The Defining Skill in Selling
Tim Welch joined the Won-Door Corporation as an estimator in 1979 shortly following graduation from BYU with a BS in Business Management. He became National Sales Manager in 1982, Vice President of Sales in 1985, a member of the Board of Directors in 1999 and a minority partner in 2008
Tim is a successful sales executive that has been in the trenches since 1979 shortly after graduating from college. He has published numerous articles on construction-related selling and co-authored McGraw Hill’s Complete Guide to Architectural Selling.
Have you ever wondered why some people seem to have a natural ability to produce stunning revenue totals and other, seemingly talented people struggle to come within a solar-system of their annual sales goal? Is it possible that what seems to be natural ability is really a transferable skill that could transform your professional life? My answer to both questions is a definite yes.
Most of us who lead sales teams can become overly enamored with the products we represent. We spend much of our lives sizing up our competitors and developing strategies to clearly differentiate how our products uniquely solve pressing customer problems. Sometimes this obsession with understanding how products work keeps us from focusing on how people work. Knowing how products work is essential; understanding how people work can change the landscape of virtually any business venture.
Personal Leadership is a learned skill that produces maximum results-the highest possible revenue totals-in the world of professional selling. When you are working at a level consistent with your potential revenue numbers almost always become a secondary issue. Personal leadership is entirely about bringing your performance in alignment with your potential.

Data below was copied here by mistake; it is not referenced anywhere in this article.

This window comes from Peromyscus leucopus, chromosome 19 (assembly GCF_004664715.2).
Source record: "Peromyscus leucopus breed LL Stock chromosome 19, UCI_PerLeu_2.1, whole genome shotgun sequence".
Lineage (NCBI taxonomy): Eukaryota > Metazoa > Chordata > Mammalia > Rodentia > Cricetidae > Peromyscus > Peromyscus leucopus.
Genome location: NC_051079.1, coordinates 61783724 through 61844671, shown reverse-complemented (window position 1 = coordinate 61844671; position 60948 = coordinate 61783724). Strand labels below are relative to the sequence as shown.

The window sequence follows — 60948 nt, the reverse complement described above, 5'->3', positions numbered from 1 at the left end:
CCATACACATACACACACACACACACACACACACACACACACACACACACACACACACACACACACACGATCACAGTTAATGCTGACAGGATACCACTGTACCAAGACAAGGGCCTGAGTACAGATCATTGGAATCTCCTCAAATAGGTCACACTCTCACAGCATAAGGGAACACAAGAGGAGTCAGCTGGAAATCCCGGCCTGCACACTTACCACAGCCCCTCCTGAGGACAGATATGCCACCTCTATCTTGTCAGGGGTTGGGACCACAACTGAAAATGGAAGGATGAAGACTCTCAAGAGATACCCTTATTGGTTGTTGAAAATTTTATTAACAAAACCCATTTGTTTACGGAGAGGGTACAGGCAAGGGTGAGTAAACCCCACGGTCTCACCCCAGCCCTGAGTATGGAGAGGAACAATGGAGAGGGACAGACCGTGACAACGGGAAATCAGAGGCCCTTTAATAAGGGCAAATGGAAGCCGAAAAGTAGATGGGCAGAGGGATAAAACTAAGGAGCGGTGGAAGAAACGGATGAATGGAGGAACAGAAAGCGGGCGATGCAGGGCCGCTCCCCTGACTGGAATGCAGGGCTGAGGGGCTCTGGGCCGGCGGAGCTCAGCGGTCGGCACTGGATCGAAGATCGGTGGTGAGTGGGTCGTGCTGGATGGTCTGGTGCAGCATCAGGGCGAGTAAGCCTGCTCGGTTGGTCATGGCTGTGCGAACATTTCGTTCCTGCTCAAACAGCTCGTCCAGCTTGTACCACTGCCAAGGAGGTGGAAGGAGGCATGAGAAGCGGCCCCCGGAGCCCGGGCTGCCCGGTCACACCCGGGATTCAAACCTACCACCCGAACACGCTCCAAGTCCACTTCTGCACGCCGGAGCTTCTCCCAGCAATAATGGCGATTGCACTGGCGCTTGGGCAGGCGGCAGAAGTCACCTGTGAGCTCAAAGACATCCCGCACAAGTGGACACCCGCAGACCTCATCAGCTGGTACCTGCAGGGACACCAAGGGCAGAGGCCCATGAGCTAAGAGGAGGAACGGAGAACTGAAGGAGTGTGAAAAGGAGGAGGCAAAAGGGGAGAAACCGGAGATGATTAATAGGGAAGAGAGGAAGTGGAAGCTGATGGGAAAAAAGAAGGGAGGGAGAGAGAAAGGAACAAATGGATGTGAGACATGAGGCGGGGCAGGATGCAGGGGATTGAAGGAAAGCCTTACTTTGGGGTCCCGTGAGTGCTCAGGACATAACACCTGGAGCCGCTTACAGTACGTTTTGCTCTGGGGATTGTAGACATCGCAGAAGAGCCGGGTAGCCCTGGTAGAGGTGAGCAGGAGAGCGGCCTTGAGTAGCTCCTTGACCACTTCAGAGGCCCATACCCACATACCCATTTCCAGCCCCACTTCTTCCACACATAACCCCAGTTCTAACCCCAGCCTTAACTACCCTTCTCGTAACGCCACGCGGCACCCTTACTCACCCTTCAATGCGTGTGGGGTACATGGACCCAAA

If you have been selling for any length of time you know that certain attitudes, behaviors or beliefs can disrupt the selling process. They can emerge out of nowhere and morph rapidly into a type of numbing paralysis that can seriously compromise your effectiveness to work with customers and grow your business. Before the new sales model is introduced I will discuss eight common symptoms of “Sales Paralysis” that sidetrack careers and disenfranchise customers. With the common ground of these symptoms on your mind it will make it easier to understand how this new sales model will literally catapult you to your greatest potential as a sales professional.
The Defining Skill in Selling is really about helping you improve personal productivity and work at a level consistent with your potential. My guess is there will be very little about the material in this book that will startle you. Assuming you have spent a significant amount of time in the profession of selling, most of the skills and certainly the emphasis on Personal Leadership will have an air of familiarity. They are things you have thought of or are already implementing in your territory. Most likely it will be the bundling together of all of these various components in a new model for selling that will be new to you. My hope is that all elements of this new model will simply make practical sense.